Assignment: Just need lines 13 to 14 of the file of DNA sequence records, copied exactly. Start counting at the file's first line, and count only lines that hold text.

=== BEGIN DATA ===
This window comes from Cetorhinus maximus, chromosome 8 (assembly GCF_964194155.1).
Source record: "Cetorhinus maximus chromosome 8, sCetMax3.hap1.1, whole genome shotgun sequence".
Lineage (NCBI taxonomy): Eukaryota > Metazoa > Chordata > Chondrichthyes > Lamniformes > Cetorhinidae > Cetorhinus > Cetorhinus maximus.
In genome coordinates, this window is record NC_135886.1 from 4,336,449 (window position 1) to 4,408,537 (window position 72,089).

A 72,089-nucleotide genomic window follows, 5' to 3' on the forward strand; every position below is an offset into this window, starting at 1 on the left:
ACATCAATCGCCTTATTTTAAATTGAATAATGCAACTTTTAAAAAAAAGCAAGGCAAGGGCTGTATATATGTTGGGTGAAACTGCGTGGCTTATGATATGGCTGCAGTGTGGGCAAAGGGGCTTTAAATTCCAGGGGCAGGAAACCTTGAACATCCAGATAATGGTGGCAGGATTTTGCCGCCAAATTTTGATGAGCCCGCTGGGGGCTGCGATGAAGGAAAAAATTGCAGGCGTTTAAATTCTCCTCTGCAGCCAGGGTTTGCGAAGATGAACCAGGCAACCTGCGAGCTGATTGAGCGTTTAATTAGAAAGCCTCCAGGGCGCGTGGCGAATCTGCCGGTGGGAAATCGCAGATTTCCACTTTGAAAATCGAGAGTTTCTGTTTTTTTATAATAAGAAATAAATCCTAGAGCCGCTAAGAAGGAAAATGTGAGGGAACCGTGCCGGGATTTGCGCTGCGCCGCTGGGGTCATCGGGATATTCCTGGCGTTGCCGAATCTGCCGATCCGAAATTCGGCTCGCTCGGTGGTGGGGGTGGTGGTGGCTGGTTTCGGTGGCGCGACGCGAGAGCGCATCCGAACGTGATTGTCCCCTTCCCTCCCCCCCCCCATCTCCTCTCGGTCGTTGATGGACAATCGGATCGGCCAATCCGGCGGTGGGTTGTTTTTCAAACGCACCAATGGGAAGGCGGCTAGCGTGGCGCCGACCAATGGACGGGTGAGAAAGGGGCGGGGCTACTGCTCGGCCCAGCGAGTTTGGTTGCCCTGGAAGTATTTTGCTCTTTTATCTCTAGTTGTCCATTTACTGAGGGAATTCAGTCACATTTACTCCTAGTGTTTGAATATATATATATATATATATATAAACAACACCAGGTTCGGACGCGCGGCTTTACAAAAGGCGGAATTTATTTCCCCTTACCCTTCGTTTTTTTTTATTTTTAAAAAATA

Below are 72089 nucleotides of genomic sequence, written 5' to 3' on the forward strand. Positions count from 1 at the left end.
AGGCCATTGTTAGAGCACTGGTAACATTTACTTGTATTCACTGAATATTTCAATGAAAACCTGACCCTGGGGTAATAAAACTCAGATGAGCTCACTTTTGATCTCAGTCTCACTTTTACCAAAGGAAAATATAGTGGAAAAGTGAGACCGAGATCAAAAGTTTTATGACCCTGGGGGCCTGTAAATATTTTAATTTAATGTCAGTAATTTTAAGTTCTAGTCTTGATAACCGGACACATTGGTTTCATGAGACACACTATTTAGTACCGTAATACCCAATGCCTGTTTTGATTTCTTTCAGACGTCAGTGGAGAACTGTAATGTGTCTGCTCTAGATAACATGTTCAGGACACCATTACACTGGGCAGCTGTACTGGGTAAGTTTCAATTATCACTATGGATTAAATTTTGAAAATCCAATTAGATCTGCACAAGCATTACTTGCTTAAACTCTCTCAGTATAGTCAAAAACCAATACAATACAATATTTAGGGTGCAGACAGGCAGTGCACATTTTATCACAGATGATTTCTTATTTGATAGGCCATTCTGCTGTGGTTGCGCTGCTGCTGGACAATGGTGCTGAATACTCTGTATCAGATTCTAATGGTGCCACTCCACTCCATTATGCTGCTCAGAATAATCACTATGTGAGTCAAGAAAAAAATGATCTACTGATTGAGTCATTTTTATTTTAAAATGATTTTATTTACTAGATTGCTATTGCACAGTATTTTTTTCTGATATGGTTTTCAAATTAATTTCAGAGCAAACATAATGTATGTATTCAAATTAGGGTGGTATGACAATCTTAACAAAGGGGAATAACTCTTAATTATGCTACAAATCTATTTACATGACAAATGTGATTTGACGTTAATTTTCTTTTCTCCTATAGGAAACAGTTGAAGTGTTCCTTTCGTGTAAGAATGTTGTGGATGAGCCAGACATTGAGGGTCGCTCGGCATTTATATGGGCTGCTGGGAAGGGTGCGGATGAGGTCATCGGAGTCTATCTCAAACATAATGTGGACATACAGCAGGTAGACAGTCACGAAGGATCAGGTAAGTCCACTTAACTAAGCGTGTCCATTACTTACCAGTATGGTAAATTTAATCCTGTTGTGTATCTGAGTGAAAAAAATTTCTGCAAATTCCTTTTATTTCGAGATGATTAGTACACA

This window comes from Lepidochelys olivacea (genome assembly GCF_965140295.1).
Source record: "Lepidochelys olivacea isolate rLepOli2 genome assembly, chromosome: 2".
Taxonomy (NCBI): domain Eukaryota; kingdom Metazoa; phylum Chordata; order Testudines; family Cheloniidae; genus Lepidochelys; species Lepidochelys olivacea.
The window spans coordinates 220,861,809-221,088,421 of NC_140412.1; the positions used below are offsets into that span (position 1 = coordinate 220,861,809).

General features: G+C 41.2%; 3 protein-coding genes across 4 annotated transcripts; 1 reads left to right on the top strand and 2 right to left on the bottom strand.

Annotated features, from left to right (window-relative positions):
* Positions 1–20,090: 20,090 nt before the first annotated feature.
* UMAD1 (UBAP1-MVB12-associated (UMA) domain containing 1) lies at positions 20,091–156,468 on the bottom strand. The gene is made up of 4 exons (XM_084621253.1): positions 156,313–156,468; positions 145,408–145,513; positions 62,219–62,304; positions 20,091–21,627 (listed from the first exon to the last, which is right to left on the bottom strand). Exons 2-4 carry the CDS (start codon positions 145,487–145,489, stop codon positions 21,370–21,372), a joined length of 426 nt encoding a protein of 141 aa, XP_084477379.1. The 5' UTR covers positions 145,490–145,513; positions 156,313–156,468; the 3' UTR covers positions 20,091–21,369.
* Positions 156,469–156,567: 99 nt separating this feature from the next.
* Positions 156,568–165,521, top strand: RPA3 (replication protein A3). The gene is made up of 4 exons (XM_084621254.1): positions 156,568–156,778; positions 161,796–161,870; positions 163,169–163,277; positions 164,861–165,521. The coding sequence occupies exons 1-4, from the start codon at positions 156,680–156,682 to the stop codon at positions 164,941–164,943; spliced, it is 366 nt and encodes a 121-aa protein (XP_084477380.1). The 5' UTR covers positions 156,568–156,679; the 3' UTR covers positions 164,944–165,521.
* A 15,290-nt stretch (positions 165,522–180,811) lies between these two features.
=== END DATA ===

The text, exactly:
General features: G+C 41.2%; 3 protein-coding genes across 4 annotated transcripts; 1 reads left to right on the top strand and 2 right to left on the bottom strand.

Annotated features, from left to right (window-relative positions):